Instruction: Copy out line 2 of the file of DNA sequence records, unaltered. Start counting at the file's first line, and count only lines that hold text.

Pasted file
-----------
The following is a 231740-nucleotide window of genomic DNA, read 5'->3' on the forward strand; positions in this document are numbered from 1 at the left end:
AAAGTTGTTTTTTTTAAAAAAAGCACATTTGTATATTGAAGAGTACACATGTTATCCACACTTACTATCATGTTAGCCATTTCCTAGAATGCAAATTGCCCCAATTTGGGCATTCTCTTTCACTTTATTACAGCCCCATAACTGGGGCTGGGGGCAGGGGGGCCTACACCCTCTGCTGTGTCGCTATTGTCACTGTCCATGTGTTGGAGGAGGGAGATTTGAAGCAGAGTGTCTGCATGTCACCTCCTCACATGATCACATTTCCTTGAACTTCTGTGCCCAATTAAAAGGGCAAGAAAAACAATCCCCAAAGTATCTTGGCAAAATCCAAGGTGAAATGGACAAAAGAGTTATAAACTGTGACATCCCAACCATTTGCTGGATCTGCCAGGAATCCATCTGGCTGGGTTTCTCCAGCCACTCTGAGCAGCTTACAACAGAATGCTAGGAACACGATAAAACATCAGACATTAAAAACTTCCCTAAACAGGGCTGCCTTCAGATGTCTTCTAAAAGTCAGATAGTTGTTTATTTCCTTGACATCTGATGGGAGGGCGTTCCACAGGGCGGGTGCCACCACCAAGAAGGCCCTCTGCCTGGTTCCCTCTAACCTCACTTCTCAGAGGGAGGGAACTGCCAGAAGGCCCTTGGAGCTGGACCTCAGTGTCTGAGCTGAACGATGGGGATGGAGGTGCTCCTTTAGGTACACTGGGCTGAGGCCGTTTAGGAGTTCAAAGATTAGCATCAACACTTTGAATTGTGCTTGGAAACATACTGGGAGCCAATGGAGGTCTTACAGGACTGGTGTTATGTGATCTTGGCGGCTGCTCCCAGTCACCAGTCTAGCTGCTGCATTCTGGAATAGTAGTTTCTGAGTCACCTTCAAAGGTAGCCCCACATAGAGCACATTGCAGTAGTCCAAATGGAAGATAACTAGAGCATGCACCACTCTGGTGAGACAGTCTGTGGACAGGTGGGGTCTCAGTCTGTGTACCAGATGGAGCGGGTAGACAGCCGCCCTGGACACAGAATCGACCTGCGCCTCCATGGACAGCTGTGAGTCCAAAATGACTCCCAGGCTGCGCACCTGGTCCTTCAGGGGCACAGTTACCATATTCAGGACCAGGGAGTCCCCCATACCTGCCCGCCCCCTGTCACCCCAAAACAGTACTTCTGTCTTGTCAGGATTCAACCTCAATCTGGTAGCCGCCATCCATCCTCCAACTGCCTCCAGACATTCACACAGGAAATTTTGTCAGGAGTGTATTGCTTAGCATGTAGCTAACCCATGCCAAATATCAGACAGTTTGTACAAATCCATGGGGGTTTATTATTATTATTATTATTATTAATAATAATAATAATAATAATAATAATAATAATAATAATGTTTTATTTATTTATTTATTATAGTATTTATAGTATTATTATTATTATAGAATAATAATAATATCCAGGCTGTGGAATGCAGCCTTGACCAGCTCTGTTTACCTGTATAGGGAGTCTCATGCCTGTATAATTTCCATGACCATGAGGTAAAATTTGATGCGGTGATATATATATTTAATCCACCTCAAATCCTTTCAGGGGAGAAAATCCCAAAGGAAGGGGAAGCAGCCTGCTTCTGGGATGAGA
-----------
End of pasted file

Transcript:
AAAGTTGTTTTTTTTAAAAAAAGCACATTTGTATATTGAAGAGTACACATGTTATCCACACTTACTATCATGTTAGCCATTTCCTAGAATGCAAATTGCCCCAATTTGGGCATTCTCTTTCACTTTATTACAGCCCCATAACTGGGGCTGGGGGCAGGGGGGCCTACACCCTCTGCTGTGTCGCTATTGTCACTGTCCATGTGTTGGAGGAGGGAGATTTGAAGCAGAGTGTCTGCATGTCACCTCCTCACATGATCACATTTCCTTGAACTTCTGTGCCCAATTAAAAGGGCAAGAAAAACAATCCCCAAAGTATCTTGGCAAAATCCAAGGTGAAATGGACAAAAGAGTTATAAACTGTGACATCCCAACCATTTGCTGGATCTGCCAGGAATCCATCTGGCTGGGTTTCTCCAGCCACTCTGAGCAGCTTACAACAGAATGCTAGGAACACGATAAAACATCAGACATTAAAAACTTCCCTAAACAGGGCTGCCTTCAGATGTCTTCTAAAAGTCAGATAGTTGTTTATTTCCTTGACATCTGATGGGAGGGCGTTCCACAGGGCGGGTGCCACCACCAAGAAGGCCCTCTGCCTGGTTCCCTCTAACCTCACTTCTCAGAGGGAGGGAACTGCCAGAAGGCCCTTGGAGCTGGACCTCAGTGTCTGAGCTGAACGATGGGGATGGAGGTGCTCCTTTAGGTACACTGGGCTGAGGCCGTTTAGGAGTTCAAAGATTAGCATCAACACTTTGAATTGTGCTTGGAAACATACTGGGAGCCAATGGAGGTCTTACAGGACTGGTGTTATGTGATCTTGGCGGCTGCTCCCAGTCACCAGTCTAGCTGCTGCATTCTGGAATAGTAGTTTCTGAGTCACCTTCAAAGGTAGCCCCACATAGAGCACATTGCAGTAGTCCAAATGGAAGATAACTAGAGCATGCACCACTCTGGTGAGACAGTCTGTGGACAGGTGGGGTCTCAGTCTGTGTACCAGATGGAGCGGGTAGACAGCCGCCCTGGACACAGAATCGACCTGCGCCTCCATGGACAGCTGTGAGTCCAAAATGACTCCCAGGCTGCGCACCTGGTCCTTCAGGGGCACAGTTACCATATTCAGGACCAGGGAGTCCCCCATACCTGCCCGCCCCCTGTCACCCCAAAACAGTACTTCTGTCTTGTCAGGATTCAACCTCAATCTGGTAGCCGCCATCCATCCTCCAACTGCCTCCAGACATTCACACAGGAAATTTTGTCAGGAGTGTATTGCTTAGCATGTAGCTAACCCATGCCAAATATCAGACAGTTTGTACAAATCCATGGGGGTTTATTATTATTATTATTATTATTAATAATAATAATAATAATAATAATAATAATAATAATAATGTTTTATTTATTTATTTATTATAGTATTTATAGTATTATTATTATTATAGAATAATAATAATATCCAGGCTGTGGAATGCAGCCTTGACCAGCTCTGTTTACCTGTATAGGGAGTCTCATGCCTGTATAATTTCCATGACCATGAGGTAAAATTTGATGCGGTGATATATATATTTAATCCACCTCAAATCCTTTCAGGGGAGAAAATCCCAAAGGAAGGGGAAGCAGCCTGCTTCTGGGATGAGA